Albuquerque at dusk, from the west. That river in the foreground is the Rio Grande. The mountains are called the Watermelon Mountains by we (us?) natives. They do gather a faint coloring and shape reminiscent of watermelons at different times of the day.
Be sure to click on the header. I got a kick out of it.
A new facet has been added to Salome's story. Remember, she's 22 years old. Yesterday morning she appeared at our door looking horrendous. Once more. The thought went through my mind that her brother, Hakim, had gotten physical again. But that was not the case. Nope. She had given blood in a blood drive and it was the first time in her life she had done so.
The crook of one of her arms was heavily bandaged and she didn't want to show me. But I also saw bandages on the backs of each of her hands and one on her other arm. So I coaxed her to take them off and when she did, I saw what I could only consider some amateurish attempt at sticking her with various needles. Apparently the damage done to the crook of her arm was a misguided attempt (the first time) to find a vein. She told us that the girl looking for the vein couldn't find one and finally called someone else to help. That nurse had no trouble locating a good vein -- in her other arm.
But that had not caused this downturn in her health. Apparently she had felt dizzy and almost fainted. So a doctor was summoned (he should be ashamed of himself if the story we were told is true) and he said he detected a heart murmur and she needed to see a specialist. Now, instead of having one the nurses there call the heart specialist and make the appointment for her, they gave her a piece of paper with instructions on what to ask for and the phone number of a doctor.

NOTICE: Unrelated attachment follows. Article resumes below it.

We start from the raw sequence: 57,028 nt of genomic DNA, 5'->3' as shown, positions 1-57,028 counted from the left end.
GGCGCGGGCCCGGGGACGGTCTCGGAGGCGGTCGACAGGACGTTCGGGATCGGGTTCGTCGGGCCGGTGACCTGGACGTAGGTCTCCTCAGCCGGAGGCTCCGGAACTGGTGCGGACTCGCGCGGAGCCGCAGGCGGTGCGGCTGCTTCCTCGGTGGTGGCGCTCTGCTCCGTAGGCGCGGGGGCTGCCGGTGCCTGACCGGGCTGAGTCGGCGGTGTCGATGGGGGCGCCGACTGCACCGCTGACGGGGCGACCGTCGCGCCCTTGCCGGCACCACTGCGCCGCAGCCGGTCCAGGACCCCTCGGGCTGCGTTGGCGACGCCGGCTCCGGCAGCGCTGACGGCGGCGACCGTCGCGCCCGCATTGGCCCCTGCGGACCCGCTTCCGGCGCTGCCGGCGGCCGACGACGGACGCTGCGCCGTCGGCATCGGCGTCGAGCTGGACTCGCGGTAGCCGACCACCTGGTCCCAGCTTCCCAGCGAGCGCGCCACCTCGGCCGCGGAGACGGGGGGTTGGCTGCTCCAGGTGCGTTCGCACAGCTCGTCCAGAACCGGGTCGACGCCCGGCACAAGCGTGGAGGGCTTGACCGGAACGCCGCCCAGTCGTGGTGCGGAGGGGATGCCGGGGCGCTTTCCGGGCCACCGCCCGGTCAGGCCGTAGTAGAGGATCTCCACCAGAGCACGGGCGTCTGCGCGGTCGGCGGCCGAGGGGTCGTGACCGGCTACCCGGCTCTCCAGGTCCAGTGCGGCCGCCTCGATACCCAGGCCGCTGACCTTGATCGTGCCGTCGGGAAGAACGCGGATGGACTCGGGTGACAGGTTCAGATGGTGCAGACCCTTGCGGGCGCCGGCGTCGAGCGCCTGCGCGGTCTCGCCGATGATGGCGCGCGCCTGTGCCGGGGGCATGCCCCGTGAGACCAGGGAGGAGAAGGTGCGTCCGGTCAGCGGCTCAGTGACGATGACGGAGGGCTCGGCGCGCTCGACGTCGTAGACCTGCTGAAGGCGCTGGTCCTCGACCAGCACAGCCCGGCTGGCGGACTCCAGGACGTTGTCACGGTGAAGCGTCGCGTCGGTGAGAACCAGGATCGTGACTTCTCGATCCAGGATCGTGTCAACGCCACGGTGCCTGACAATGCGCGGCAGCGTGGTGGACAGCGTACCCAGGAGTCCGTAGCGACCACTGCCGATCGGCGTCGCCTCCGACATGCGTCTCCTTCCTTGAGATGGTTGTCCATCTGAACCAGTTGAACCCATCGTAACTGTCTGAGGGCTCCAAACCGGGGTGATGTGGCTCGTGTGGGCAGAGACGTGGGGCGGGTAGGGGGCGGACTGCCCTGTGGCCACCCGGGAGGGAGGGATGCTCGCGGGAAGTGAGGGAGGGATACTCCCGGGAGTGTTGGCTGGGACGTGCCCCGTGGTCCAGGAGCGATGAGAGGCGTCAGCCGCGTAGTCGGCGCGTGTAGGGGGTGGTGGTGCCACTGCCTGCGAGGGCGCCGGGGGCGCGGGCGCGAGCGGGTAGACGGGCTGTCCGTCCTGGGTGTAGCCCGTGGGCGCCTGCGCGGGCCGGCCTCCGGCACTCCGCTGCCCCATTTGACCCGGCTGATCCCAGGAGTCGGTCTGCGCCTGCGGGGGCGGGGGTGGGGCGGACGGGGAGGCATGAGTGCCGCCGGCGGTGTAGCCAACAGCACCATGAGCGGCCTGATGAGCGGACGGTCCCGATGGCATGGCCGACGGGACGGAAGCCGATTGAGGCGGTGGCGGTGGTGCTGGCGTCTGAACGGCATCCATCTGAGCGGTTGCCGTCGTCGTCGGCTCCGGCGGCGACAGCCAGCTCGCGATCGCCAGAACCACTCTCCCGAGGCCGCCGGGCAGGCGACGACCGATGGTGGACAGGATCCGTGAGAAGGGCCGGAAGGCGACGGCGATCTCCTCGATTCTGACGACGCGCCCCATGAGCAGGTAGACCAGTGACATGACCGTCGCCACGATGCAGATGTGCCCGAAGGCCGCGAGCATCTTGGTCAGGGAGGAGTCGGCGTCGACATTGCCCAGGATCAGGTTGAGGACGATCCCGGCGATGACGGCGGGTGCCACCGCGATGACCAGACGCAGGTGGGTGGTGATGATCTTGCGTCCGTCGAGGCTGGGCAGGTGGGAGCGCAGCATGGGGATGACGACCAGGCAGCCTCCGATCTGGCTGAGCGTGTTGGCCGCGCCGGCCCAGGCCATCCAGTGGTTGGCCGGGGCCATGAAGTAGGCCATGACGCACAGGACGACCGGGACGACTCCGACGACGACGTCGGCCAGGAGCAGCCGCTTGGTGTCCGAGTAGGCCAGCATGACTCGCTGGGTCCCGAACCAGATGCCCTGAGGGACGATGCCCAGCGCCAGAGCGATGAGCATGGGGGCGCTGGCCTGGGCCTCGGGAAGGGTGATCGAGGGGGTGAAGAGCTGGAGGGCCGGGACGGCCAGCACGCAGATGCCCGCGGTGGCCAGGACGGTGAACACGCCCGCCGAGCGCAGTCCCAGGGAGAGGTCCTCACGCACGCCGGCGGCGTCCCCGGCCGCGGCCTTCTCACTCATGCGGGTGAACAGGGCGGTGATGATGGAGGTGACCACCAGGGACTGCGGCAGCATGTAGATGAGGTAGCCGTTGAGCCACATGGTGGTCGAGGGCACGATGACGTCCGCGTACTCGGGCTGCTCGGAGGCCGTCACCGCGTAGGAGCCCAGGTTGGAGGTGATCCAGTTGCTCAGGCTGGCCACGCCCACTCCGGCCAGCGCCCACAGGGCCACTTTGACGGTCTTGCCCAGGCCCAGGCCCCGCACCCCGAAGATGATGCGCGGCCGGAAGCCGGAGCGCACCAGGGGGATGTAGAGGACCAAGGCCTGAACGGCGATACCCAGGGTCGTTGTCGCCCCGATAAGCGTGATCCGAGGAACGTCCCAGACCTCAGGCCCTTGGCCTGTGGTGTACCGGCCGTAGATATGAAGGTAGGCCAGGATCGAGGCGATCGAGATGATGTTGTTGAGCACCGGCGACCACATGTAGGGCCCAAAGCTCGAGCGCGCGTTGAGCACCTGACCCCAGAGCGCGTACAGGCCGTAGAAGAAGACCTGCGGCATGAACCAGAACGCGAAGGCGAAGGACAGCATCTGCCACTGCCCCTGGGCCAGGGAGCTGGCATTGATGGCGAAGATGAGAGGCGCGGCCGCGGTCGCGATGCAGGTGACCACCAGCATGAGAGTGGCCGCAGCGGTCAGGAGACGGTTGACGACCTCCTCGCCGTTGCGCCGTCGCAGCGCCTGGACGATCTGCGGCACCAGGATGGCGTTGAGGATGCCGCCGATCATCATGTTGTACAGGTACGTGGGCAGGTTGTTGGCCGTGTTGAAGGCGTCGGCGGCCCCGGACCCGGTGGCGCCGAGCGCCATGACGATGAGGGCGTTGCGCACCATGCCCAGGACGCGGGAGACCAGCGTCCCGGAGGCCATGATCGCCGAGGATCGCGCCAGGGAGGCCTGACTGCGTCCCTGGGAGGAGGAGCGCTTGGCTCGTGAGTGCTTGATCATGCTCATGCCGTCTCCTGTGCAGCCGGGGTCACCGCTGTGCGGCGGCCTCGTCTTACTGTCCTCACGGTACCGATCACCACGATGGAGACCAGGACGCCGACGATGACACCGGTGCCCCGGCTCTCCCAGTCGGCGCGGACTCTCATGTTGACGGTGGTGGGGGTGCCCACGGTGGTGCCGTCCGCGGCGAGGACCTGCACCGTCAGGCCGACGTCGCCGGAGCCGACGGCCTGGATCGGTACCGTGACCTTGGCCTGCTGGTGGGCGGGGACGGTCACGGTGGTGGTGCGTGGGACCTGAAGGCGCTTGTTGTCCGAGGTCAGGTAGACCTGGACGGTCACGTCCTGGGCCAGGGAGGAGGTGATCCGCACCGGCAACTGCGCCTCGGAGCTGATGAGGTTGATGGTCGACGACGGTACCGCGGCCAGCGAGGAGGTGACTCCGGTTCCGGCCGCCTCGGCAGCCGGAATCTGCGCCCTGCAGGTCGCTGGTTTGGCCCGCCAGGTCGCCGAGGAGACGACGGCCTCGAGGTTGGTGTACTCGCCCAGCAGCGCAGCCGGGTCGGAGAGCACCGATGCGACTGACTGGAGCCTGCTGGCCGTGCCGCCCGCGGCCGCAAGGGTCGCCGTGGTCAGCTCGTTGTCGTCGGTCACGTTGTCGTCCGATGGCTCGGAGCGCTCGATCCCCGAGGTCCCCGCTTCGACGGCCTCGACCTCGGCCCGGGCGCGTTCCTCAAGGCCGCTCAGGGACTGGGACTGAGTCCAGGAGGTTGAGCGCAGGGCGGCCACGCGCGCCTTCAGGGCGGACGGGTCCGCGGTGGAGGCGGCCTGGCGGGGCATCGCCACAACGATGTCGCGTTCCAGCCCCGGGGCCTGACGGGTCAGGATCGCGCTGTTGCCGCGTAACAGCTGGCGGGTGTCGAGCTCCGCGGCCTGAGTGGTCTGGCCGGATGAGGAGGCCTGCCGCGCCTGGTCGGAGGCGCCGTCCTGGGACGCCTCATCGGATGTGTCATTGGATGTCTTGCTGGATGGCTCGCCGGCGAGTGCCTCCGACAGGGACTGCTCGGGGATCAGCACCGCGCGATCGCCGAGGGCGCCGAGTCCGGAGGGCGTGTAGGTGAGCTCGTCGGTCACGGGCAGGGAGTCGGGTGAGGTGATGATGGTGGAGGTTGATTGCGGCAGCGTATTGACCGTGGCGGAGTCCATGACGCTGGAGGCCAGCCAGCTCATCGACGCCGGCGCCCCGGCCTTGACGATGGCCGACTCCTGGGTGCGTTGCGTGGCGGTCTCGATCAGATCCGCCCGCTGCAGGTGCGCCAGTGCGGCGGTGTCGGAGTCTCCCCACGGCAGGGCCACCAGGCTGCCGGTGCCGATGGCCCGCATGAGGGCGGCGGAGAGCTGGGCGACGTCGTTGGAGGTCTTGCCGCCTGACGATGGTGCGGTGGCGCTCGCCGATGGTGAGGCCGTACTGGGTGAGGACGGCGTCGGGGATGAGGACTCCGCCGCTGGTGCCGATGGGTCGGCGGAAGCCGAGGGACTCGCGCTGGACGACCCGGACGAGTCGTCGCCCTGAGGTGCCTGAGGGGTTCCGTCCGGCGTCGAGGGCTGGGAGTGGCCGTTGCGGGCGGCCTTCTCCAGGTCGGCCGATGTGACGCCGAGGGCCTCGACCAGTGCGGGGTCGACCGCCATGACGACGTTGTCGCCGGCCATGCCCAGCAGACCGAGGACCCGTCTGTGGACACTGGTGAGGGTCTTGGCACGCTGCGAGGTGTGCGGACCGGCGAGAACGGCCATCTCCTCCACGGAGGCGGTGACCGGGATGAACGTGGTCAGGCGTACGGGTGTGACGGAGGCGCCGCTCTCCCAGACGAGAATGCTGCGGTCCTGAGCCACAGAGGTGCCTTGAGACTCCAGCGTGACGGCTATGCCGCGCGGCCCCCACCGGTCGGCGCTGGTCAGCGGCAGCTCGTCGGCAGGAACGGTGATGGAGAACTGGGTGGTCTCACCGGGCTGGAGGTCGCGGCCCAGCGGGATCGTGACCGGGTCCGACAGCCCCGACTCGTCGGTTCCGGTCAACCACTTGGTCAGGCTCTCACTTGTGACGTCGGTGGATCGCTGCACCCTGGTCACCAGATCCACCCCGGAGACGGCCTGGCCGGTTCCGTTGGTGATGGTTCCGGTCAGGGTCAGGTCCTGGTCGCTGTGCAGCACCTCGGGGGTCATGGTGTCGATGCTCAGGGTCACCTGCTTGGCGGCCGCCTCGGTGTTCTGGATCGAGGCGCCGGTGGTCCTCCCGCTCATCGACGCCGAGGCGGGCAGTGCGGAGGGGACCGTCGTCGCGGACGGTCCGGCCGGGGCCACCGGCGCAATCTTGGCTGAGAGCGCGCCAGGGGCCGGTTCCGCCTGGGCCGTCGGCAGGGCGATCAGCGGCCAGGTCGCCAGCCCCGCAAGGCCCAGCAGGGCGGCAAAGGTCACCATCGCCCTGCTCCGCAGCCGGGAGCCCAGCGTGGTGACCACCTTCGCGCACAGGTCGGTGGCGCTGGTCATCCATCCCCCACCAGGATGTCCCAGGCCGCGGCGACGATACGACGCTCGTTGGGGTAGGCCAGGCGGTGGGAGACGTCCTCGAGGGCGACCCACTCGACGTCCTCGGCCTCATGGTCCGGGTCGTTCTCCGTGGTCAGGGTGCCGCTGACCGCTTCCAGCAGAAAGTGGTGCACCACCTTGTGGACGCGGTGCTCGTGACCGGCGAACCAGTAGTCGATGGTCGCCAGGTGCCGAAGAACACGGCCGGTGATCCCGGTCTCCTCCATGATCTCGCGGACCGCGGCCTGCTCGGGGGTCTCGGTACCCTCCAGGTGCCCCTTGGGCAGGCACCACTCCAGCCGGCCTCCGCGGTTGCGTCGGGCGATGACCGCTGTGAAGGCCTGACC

So, we read the paper (I kept my big mouth shut about the cavalier attitude of this so-called healer) and told her how to handle the call. She was told this particular doctor was not working that day and they couldn't help her until late in July when she could call for an appointment. Never mind that the first doctor had told her to tell them it needed to be done in less than a week. That was ignored. So she called the first doc's office and told them her problem and asked for help. They gave her the name and number of another medico.
They didn't offer to call for her. She has an appointment with him Monday.
Now, it seems to me that if one of my doctors told me I had to see a heart specialist immediately, he would also have had his staff make the appointment for me.
So this lack of accommodation sounds like discrimination to me. And not because Salome is a female.
Wild Thing and I got her car back here and her daddy showed up later that day ands took her to his home where it is assumed she will be babied and cared for by her family.
Oh, yeah, she and her father have made up (which cooled off the brothers). I guess Daddy is the final say so in Arabic families practicing Islam. It is easy to see that he really does love his daughter and wants the best for her. But he is also bound by the thousands of years of the practice of their religion. The man must have a lot of pent up confusion in his life, considering the conflicts of Iraqism and Americanism (I like making up my own words) that are built into the two countries.
We are concerned that an extremely bright, 22 year old kid, has a heart murmur. I'm sure her Mom and Dad are also.
This post is an interim post to let you know what is going on. The discussion on Darwinism will continue next post (God willing and the Creek Don't Rise).